Founder: Luke Rynne Cullen
Elevator pitch: an online booking platform for musicians and event organisers
Funding: €50,550 from programmes including New Frontiers and Launchbox
Status: developing a new payments system going live in four to eight weeks
LUKE RYNNE CULLEN was facing an awkward situation. He and a group of other musicians had just wrapped up playing at a wedding and were handed the envelope with their cash payment for the gig.
However shortly afterwards the violinist realised that the money was €200 short of the agreed fee.
“I had to go up to the bride on her wedding day to get the additional funds that was agreed,” he said.
It is a common problem that Rynne Cullen has encountered as a musician gigging regularly as well as in his previous role as president of the Trinity orchestra during his college days.
“When I was managing them I was doing pretty much all of the festivals in Ireland. I just found that dealing with the payment aspect of things, finding the bookings in the first place, was quite hard. There was no place for the musicians to advertise themselves.”
His Dublin-based startup Applaud is building an online marketplace and payments channel for musicians to take bookings more efficiently and to avoid awkward chats with a bride and groom.
While studying in Trinity, he built an MVP of Applaud and took part in programmes like New Frontiers to get some early validation for the idea as well as very early capital. It’s now being advised by Richard Tierney, whose background includes senior marketing roles at Live Nation and Aiken.
In April of this year, Rynne Cullen was joined by chief technology officer Jerico Alcaras, who was previously a software engineer at wellness startup KeepAppy.
Applaud is now looking at ways to integrate payments into the site so promoters and festival organisers can make deposits and payments directly, which will take away some of the mess associated with paying in cash.
“The more it moves towards a cashless society is a big factor with independent musicians.”
Applaud’s early adopters include venues and organisations like The Grand Social in Dublin and the GAA, garnered mostly through networking and Rynne Cullen’s contacts.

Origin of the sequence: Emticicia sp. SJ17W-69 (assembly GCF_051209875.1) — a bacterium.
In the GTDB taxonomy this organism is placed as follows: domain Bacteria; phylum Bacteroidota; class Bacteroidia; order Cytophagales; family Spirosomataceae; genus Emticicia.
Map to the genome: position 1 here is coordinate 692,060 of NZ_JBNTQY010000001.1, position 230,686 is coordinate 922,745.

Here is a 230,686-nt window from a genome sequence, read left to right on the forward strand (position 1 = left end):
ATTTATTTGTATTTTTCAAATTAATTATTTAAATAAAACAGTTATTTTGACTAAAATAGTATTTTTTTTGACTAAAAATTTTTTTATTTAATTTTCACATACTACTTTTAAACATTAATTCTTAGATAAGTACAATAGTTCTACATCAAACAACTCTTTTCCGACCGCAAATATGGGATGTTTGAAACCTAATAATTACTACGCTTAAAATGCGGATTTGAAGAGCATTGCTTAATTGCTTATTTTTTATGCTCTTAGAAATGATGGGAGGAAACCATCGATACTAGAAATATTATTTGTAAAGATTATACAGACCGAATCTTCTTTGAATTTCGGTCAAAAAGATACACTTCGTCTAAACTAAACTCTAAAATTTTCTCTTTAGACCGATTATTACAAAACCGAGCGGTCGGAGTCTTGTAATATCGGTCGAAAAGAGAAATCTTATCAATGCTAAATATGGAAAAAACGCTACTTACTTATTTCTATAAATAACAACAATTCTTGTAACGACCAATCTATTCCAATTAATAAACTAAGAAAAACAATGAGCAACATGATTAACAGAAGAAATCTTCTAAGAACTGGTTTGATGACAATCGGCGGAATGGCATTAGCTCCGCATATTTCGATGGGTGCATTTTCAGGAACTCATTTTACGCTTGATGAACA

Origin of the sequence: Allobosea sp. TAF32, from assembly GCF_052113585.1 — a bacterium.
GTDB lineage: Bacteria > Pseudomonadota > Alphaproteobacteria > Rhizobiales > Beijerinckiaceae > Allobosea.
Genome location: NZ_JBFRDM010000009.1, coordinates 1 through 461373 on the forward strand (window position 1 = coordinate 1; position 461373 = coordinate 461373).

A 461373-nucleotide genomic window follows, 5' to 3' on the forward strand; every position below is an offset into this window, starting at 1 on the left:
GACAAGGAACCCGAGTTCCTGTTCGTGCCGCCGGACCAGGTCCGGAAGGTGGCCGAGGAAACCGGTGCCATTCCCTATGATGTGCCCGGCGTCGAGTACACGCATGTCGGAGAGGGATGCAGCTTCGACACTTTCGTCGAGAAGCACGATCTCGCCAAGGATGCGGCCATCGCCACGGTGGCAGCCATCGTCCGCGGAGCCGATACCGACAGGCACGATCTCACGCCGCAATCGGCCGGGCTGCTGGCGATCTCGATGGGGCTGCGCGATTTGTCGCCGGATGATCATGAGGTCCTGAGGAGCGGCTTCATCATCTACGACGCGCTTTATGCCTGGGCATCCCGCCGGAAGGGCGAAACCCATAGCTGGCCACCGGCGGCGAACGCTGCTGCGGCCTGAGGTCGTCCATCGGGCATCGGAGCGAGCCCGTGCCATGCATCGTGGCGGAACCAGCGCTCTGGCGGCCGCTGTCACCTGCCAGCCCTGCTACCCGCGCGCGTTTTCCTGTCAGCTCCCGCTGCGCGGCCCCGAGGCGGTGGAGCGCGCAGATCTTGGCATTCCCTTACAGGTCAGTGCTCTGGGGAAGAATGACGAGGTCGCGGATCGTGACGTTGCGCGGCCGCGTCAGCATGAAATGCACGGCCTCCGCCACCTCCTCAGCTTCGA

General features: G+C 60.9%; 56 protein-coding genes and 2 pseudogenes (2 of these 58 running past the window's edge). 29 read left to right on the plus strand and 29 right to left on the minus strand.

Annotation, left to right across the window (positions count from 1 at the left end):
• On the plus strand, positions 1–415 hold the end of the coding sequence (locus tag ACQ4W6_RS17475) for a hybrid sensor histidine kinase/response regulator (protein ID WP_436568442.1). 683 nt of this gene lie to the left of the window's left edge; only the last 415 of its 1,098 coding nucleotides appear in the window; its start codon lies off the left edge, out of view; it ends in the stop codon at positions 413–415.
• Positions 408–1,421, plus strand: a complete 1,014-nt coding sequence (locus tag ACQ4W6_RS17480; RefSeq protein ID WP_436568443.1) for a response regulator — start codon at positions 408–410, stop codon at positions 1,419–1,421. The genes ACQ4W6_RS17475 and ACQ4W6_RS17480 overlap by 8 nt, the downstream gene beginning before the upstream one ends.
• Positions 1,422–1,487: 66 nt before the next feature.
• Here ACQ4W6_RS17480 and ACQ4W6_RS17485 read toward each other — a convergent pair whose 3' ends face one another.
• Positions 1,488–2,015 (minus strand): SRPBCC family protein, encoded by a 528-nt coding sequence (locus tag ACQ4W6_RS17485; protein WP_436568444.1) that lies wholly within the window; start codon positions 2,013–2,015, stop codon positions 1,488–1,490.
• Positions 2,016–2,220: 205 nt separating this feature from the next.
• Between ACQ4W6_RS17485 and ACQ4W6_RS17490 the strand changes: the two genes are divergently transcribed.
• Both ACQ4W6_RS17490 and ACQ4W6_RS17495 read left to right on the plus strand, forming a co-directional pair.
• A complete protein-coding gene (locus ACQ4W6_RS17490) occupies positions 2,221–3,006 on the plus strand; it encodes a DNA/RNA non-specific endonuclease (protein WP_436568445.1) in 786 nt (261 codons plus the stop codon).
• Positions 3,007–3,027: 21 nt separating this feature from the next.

“We asked people if they needed any bookings and friends of friends and got out to some of the big organisations,” he said, “The GAA approached us to do some corporate events with them where we provided a string quartet.”
It has had over 60 musicians sign up in recent weeks.
Once the payment system is integrated, Applaud’s business model will revolve around a fee that is placed on top of the musicians’ quote.
The platform will be free for musicians to use after the startup tinkered with the idea of a subscription model but that may not be viable for musicians working different schedules or irregularly.
“It’s very hard to constantly provide value, especially if artists are booked once or twice a year,” he said.
“The weddings would be very regular so wedding bands would be getting bookings every week. They’re usually booked out two years in advance but for the original artists, festival organisers would book them quite seasonally, that might be three times a year.”
Ireland is the test bed so far but Applaud has signed up some artists in the UK and France. It feeds into a much bigger and more ambitious plan that Applaud has.
“Our real overall ambition is to set up Applaud hubs in each major location that we expand to,” Rynne Cullen said.
“(It) allows us to offer a vetting process and a recording process for musicians where they can come into a studio, get a live session recording and post that directly onto their profile,” he explained.
“That way we can have a full circle in regards to what a performer needs to be professional at the grassroots and start getting bookings.”
Rynne Cullen feels that there is ample opportunity for musician and artist booking startups, pointing to Sony investing in Germany’s Gigmit.
Applaud is currently raising its seed round of about €300,000 from angel investors.
“There’s definitely a growing appetite in terms of bookings in the music industry.”